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Rare medical problem risked lives of woman, unborn child - Live5News.com | Charleston, SC | News, Weather, Sports

Rare medical problem risked lives of woman, unborn child

SUMMERVILLE, SC (WCSC) - A rare complication of pregnancy almost cost one Summerville man his pregnant wife and their soon-to-be-born daughter.

"We had got called out for a possible drowning," said Joe Pirkel with the Dorchester County EMS.

Emergency responders remember the call that December morning at the Summerville home of Amber and Max Easton.  

Max had been on his way home when his wife called.  She wasn't feeling well. Inside he found Amber drowning in the bathtub. She had had a seizure and fallen head first into a bathtub full of water.

He pulled her out and started CPR. "I could tell she was breathing. Her chest was going up and down and you could hear gurgling."

Max was close to losing both his wife and baby. Amber was eight months pregnant.

First responders rushed her to the hospital where doctors told Max the odds were not good.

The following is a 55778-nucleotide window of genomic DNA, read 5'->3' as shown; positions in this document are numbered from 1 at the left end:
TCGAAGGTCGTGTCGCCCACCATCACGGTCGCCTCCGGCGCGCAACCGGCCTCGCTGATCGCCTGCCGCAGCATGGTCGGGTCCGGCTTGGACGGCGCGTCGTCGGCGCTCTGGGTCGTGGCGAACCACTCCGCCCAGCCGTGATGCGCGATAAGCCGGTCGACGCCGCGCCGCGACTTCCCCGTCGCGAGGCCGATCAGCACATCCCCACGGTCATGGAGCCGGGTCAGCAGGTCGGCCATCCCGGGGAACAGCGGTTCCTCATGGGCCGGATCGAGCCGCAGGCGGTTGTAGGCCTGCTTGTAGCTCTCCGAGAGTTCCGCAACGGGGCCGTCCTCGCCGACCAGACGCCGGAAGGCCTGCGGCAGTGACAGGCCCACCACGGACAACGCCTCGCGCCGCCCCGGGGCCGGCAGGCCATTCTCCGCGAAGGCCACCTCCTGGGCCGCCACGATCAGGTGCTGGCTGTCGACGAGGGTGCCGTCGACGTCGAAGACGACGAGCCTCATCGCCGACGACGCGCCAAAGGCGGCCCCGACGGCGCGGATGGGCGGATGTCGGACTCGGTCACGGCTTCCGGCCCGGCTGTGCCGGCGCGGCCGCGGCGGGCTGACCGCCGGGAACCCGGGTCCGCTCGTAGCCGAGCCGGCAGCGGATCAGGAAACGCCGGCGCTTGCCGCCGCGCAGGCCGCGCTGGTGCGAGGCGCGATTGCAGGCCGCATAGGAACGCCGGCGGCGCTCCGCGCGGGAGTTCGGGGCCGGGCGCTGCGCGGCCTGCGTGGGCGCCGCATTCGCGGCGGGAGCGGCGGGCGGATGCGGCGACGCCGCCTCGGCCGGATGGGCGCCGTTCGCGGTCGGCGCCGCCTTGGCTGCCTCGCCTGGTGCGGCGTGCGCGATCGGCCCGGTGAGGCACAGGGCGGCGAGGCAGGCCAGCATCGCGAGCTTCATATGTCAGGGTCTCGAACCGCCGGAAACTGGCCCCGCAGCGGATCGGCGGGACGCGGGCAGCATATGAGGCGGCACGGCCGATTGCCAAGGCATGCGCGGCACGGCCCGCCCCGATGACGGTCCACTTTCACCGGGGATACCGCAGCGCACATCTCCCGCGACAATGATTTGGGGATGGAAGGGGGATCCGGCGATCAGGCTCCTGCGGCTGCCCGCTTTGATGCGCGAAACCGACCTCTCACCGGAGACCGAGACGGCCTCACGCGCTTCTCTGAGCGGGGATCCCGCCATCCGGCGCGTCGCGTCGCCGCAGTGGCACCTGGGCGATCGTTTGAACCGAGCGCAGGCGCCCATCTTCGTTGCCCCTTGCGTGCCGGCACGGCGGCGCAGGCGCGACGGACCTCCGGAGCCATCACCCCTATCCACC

"They weren't optimistic at all," Max said.

But doctors managed to stabilize Amber, then turned their attention to the baby. Their daughter, little Ever, was taken early by C-section and sent to intensive care. Amber was on a ventilator and would lie in intensive care for over a week.

On Christmas Eve, Amber was well enough to hold her baby girl for the first time. It was news the emergency responders were waiting to hear.

"That was a pretty good feeling. We were on duty that night; just to know we were able to make a difference in someone else's life is pretty amazing," said Jason Jasgur with the Old Fort Fire Department.

Their reunion was quite different from the first meeting when these emergency responders arrived at the Easton's home.  That had been a very close call.

"Even just if there had been a difference in literally just a minute, you know we both could not be here," Amber said.
 
Amber's seizure was the result of a pregnancy complication -- preeclampsia -- which involved sky-high blood pressure. The danger for both Amber and her baby is something she thinks about every day. Yet it's given her perspective, especially at work at the very hospital where she was saved.

"I think it's made me a better nurse in labor and delivery," she said.
 
Amber can help just about any mother with pregnancy jitters because her own story is remarkable and her baby is nothing short of a miracle, thanks to a quick-thinking husband, her team of doctors and capable first responders.  

"We're just glad we could be part of that," Jasgur said.

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